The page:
professional life for myself in Canada, but Erzsi was not. As we discovered,
only people with Canadian library degrees could work as librarians in this
country, unless they were able to authenticate their foreign diplomas by taking
a special exam. Erzsi was not able to do this, because her language knowledge
was not sufficient, and because she had no local library experience. Still, once
she managed to find an auxiliary job in a library in Ottawa, but as soon as her
superior discovered that she knew French, and even some German, what was more
she could read the Cyrillic alphabet, her temporary position was terminated:
clearly, her supervisor was afraid that Erzsi knew more than she did.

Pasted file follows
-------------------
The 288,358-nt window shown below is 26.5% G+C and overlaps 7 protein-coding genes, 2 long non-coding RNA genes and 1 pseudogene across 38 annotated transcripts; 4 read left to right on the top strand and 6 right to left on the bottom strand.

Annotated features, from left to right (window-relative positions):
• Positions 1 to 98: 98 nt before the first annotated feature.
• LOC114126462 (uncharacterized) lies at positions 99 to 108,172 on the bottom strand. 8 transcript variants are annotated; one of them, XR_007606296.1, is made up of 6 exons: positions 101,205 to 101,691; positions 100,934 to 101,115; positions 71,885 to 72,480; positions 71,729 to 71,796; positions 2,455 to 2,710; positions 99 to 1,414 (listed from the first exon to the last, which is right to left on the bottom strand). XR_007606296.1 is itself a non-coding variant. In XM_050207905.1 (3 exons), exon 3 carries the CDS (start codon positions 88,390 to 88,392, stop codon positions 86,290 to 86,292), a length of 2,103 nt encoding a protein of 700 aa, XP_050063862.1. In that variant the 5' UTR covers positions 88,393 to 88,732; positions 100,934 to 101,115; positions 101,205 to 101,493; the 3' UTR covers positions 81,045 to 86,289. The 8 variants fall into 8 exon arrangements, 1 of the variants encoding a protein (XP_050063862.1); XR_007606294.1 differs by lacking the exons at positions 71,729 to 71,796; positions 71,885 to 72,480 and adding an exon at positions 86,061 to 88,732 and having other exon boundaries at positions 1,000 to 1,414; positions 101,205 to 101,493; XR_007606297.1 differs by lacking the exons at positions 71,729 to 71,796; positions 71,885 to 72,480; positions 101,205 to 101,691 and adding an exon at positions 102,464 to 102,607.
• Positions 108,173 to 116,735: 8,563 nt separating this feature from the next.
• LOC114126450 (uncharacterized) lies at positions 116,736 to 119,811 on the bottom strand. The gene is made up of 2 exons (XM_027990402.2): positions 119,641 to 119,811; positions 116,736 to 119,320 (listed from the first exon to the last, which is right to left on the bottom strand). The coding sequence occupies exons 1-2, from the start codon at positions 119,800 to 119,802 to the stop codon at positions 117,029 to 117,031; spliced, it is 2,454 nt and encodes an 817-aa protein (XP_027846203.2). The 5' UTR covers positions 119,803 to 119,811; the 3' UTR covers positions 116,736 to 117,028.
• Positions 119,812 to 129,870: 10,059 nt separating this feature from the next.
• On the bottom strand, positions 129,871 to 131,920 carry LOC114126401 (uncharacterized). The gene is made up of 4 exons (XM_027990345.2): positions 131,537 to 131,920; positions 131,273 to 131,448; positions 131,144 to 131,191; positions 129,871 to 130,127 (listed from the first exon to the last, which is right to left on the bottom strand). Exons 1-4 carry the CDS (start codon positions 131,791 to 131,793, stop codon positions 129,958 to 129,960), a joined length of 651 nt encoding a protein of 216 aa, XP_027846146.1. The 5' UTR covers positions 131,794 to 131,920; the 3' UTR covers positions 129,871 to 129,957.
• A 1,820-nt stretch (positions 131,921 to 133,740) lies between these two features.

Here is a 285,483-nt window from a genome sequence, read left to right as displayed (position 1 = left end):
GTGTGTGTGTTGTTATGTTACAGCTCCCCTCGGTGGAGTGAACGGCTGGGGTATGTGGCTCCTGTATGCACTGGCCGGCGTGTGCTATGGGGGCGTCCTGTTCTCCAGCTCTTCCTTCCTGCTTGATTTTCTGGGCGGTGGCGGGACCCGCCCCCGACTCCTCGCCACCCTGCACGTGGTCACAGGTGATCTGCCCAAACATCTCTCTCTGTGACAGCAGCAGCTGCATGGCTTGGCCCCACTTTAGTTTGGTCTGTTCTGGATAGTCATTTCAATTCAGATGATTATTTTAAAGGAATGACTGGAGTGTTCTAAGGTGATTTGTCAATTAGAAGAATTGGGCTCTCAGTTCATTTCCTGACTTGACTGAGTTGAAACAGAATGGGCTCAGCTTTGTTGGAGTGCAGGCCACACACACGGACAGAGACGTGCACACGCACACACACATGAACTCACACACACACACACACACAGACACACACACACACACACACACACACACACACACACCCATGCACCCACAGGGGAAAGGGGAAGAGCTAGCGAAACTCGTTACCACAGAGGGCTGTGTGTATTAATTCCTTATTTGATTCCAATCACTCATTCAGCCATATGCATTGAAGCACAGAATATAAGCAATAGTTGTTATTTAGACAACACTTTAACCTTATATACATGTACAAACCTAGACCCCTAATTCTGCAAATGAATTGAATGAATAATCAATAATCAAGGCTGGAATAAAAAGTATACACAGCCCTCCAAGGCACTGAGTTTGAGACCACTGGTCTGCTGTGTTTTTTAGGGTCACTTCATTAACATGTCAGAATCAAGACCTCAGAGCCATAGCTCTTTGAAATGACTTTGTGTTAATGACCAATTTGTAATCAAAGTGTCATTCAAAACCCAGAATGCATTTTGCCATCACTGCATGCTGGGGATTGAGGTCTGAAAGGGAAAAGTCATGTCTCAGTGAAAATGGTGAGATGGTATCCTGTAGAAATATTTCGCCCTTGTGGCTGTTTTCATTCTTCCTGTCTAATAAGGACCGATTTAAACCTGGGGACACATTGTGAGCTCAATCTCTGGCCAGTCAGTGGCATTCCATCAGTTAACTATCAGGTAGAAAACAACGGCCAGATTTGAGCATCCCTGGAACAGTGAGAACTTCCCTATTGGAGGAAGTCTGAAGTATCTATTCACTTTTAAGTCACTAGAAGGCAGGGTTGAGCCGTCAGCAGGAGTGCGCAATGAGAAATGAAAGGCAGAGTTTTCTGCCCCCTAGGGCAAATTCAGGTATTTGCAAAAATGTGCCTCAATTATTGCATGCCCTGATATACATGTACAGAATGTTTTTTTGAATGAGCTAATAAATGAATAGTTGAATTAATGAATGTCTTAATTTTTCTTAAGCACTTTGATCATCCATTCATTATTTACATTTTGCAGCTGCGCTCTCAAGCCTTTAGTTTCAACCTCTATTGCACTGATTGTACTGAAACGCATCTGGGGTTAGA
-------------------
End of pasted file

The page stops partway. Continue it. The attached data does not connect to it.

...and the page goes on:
Although Erzsi enjoyed the free Canadian spirit and the opportunities enjoyed by
her children, she remained nostalgic for her good posiition in Budapest.
Nevertheless, everything was going
fine, until in 1974 a small tumour was discovered in her left breast. Erzsi did
not agree to a complete removal of her breast, but the tumour was excised
surgically - and completely, it seemed. Unfortunately, the histological exam
revealed it to be malignant. Six years later another tumour was removed from
under her arm, it was again removed, seemingly without a trace. Finally,
however, in 1989, when we lived already in Edmonton, new symptoms appeared, but
this time they were more serious, with tumours in the breast bone, and then in
the lungs. The doctor said that Erzsi was inoperable. By the beginning of
1990 she began to have respiratory problems, and had to rely on a long tube
connected to an oxygen cylinder as an aid to her breathing. Still, she managed
to move about the house freely, she continued to cook and to take care of small